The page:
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decided: March 31, 1975.


Original jurisdiction in case of Commonwealth of Pennsylvania, Insurance Department, and Herbert S. Denenberg, Insurance Commissioner, v. Safeguard Mutual Insurance Company.


Barton Isenberg, General Counsel, with him James D. Keeney, Assistant Attorney General, and Israel Packel, Attorney General, for petitioners.

Malcolm H. Waldron, Jr., for respondent.

President Judge Bowman and Judges Crumlish, Jr., Wilkinson, Jr., Mencer, Rogers and Blatt. Judge Kramer did not participate. Opinion by President Judge Bowman.

Author: Bowman

[ 18 Pa. Commw. Page 199]

The prolonged and bitter conflict between the Pennsylvania Department of Insurance (Department) and Safeguard Mutual Insurance Company (Safeguard) has reached its Armageddon. While the appropriateness of such a characterization may be questioned, particularly where the field of battle is a courtroom, the postures of the respective parties must be perceived in terms of a "life or death" confrontation. At stake here is whether Safeguard may continue to exist as a privately owned and operated business or whether it is destined to become a "ward of the state."

Safeguard was organized as a domestic mutual fire insurance company in 1938. Prior to 1967, Safeguard's history had been relatively uneventful. For the past eight years, however, the company has more than atoned for the ennui of its early life. Since its 29th birthday, Safeguard has been suspended, reinstated and suspended once

[ 18 Pa. Commw. Page 200]

    again. This period has also witnessed a change in the nature (from nonassessable to assessable) of the policies the company is permitted to write and an almost uninterrupted series of disputes and negotiations with the Department. The presence of the parties before this Court more than adequately reflects the degree of conciliation and compromise attained through these negotiations.

The event which precipitated this most recent dispute between the parties was the filing of Safeguard's June 20, 1973, quarterly statement with the Department. Sensing that Safeguard's presentation of its financial condition fell somewhat short of strict adherence to the law and to conservative accounting principles, the Insurance Commissioner ordered the performance of a field audit of this statement and a complete examination of the affairs and condition of Safeguard for the period October 1, 1970 through June 30, 1973.*fn1 This examination was conducted on Safeguard's premises from September 11 to October 29, 1973. As a result of the examination, a report was prepared which concluded that Safeguard was insolvent as of June 30, 1973. At this time, the Commissioner could rightfully have chosen to suspend Safeguard from any further conduct of its business pursuant to section 502 of the Insurance Department Act, 40 P.S. § 202. Instead, a formal departmental hearing was held, commencing on January 25 and concluding on January 31, 1974.*fn2 Although the primary questions raised at the hearing related to Safeguard's financial condition on June 30, 1973,

[ 18 Pa. Commw. Page 201]

    both sides, and, in particular, Safeguard, presented evidence relevant to a possible change in such condition subsequent to that date. Thereafter, on February 22, 1974, the Commissioner issued an adjudication, finding Safeguard to be insolvent and/or in hazardous condition, and suspending the entire business of the company.

After further and fruitless negotiation, the Commissioner, on March 19, 1974, applied to this Court for an order directing Safeguard to show cause why its business should not be closed and the Commissioner should not take possession of its property and conduct its business.*fn3 The rule to show cause was granted on March 22, 1974. An evidentiary hearing was held in this Court during May and July of 1974. At the close of the Department's case, Safeguard moved for a compulsory non-suit, which motion was denied by an Order dated June 13, 1974.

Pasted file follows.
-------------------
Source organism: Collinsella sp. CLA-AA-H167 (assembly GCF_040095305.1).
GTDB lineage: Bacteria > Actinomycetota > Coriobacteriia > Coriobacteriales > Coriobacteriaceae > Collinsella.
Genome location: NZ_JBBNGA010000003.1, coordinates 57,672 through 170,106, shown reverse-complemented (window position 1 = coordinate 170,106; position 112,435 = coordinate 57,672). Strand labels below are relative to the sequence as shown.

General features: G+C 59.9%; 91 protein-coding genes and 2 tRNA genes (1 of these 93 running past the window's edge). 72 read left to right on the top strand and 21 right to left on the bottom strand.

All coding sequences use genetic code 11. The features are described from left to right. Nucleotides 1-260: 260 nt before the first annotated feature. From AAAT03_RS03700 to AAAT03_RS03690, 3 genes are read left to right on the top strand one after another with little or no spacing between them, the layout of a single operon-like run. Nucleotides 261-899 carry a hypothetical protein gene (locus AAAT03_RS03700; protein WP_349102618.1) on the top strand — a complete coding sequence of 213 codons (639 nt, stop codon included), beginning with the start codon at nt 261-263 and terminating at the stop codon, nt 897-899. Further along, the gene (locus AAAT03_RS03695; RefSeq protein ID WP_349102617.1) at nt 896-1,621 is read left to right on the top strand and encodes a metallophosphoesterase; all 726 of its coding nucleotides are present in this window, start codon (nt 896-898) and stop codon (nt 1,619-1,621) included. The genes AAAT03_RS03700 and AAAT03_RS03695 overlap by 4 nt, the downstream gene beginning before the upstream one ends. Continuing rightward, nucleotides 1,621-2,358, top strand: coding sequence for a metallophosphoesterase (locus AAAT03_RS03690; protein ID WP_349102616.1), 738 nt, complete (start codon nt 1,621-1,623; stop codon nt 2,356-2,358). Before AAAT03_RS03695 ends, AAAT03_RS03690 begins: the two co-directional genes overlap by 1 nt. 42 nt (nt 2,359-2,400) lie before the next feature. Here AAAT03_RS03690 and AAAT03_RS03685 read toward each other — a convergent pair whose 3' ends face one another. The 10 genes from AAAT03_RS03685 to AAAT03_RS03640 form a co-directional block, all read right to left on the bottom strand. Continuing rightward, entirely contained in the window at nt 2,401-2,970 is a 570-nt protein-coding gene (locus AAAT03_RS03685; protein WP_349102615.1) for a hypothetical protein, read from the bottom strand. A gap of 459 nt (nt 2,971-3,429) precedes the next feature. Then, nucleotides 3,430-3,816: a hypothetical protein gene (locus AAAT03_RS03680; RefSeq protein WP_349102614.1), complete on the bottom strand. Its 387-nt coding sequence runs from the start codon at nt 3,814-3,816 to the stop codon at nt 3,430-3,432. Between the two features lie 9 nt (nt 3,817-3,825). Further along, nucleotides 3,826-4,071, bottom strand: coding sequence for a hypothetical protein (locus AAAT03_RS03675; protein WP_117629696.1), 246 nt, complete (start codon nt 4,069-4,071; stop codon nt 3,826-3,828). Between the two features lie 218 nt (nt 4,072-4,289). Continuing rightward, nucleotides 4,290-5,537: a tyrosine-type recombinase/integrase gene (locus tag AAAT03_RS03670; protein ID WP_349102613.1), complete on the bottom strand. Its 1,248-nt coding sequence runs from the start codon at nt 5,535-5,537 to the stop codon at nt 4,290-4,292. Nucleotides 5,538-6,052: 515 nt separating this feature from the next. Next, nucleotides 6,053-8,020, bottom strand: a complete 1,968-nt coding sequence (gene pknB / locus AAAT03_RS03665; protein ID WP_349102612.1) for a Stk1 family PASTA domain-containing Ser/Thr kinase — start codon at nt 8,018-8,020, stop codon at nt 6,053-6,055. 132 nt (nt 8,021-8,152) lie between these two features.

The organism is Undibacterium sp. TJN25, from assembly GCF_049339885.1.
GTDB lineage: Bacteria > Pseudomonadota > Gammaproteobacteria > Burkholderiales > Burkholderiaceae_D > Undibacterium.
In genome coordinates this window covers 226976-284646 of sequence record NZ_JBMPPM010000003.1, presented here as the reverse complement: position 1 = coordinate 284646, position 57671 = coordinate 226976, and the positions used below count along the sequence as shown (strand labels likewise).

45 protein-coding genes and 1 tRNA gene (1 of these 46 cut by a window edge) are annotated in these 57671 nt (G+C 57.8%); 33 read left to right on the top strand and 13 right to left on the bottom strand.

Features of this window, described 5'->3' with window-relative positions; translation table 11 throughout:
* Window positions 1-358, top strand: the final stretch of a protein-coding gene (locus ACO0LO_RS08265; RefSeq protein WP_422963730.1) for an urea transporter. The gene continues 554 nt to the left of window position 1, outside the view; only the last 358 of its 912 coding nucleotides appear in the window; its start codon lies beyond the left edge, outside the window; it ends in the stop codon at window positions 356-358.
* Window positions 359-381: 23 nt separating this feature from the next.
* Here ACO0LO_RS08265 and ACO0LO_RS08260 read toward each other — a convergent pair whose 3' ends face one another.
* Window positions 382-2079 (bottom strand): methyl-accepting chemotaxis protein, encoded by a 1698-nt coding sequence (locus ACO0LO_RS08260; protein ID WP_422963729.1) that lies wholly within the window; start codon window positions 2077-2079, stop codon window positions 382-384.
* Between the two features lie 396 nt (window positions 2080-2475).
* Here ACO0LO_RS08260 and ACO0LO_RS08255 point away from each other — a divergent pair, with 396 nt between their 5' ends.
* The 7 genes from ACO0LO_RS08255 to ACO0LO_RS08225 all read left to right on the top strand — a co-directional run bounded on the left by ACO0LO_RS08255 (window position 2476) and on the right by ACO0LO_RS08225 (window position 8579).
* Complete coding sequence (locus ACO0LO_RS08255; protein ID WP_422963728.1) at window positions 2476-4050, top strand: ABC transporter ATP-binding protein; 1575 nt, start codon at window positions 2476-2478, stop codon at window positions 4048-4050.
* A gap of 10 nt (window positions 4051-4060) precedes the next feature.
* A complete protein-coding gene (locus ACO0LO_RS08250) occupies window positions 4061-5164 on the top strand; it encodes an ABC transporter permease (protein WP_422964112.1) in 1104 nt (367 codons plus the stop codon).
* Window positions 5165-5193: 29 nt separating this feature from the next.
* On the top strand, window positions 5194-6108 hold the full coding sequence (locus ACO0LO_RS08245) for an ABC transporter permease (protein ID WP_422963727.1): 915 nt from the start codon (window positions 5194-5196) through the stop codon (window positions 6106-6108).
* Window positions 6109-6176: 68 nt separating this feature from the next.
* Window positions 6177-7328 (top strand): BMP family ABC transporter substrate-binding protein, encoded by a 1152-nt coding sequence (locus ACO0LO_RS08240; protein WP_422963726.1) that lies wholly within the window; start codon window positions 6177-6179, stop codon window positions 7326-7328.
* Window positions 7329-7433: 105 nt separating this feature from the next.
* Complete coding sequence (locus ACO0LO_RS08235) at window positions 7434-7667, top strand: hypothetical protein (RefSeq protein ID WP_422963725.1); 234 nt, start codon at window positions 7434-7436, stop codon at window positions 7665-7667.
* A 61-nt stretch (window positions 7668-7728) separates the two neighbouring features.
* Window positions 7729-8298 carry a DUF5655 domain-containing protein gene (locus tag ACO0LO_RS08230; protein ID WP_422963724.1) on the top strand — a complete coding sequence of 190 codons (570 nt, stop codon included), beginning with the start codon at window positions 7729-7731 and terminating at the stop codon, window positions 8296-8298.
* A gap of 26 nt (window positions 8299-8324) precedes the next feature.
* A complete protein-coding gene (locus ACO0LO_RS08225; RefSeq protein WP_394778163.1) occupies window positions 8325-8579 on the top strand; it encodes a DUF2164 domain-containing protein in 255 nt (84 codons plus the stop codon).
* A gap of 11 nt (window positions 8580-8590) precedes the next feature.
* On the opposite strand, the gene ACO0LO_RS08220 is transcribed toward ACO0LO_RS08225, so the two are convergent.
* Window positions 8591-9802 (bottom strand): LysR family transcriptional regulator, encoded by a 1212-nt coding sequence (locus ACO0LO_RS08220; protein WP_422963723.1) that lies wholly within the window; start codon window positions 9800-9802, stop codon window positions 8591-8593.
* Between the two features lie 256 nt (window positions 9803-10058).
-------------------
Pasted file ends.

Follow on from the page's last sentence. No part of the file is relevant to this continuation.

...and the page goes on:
Although proceedings under section 502 of the Insurance Department Act are in the nature of a statutory equity action, arguments on the merits were heard by the Court en banc.*fn4 This "shortcut" was followed in order to expedite the attainment of a final resolution of the very complex issues here involved, while, at the same time, giving full consideration to the dictates of justice and fairness.

The fundamental questions to which we must respond are whether Safeguard was insolvent and/or in hazardous condition on June 30, 1973, and, if so, whether there was an improvement in Safeguard's financial condition subsequent to that date. However, before undertaking consideration of these substantive issues, the respective

[ 18 Pa. Commw. Page 202]

    roles of the parties must be clearly understood. The Department's decision to suspend Safeguard was based upon the examination conducted in the fall of 1973 and, ultimately, upon the company's status as of June 30, 1973. The Department being the moving party, we believe that it bears the burden of proving Safeguard to be insolvent and/or in hazardous condition on that date. Should the Department thus persuade this Court that Safeguard was insolvent and/or in hazardous condition on June 30, 1973, the onus would then fall upon Safeguard to show a subsequent change in its condition, which change resurrected the company.


Section 502 of the Insurance Department Act, 40 P.S. § 202, authorizes the Commissioner to suspend the entire business of an insurance company should an examination reveal the company to be "insolvent" or "in such condition that its further transaction of business will be hazardous to its policyholders, or to its creditors, or to the public."*fn5 Neither the Pennsylvania insurance laws nor the case law interpreting them provide a definition of "insolvent" or of "hazardous condition" as those terms are used in section 502. While several Pennsylvania statutes contain definitions of "insolvent" in a noninsurance context, the most comprehensive and practical definition, for insurance company purposes, appears in section 1-201(23) of the Uniform Commercial Code.*fn6 That section reads:

"(23) A person is 'insolvent' who either has ceased to pay his debts in the ordinary course of business or cannot pay his debts as they become due or

[ 18 Pa. Commw. Page 203]

    is insolvent within the meaning of the federal bankruptcy law."

The federal law defines "insolvent" as follows:

"(19) A person shall be deemed insolvent within the provisions of this title whenever the aggregate of his property . . . shall not at a fair valuation be sufficient in amount to pay his debts";*fn7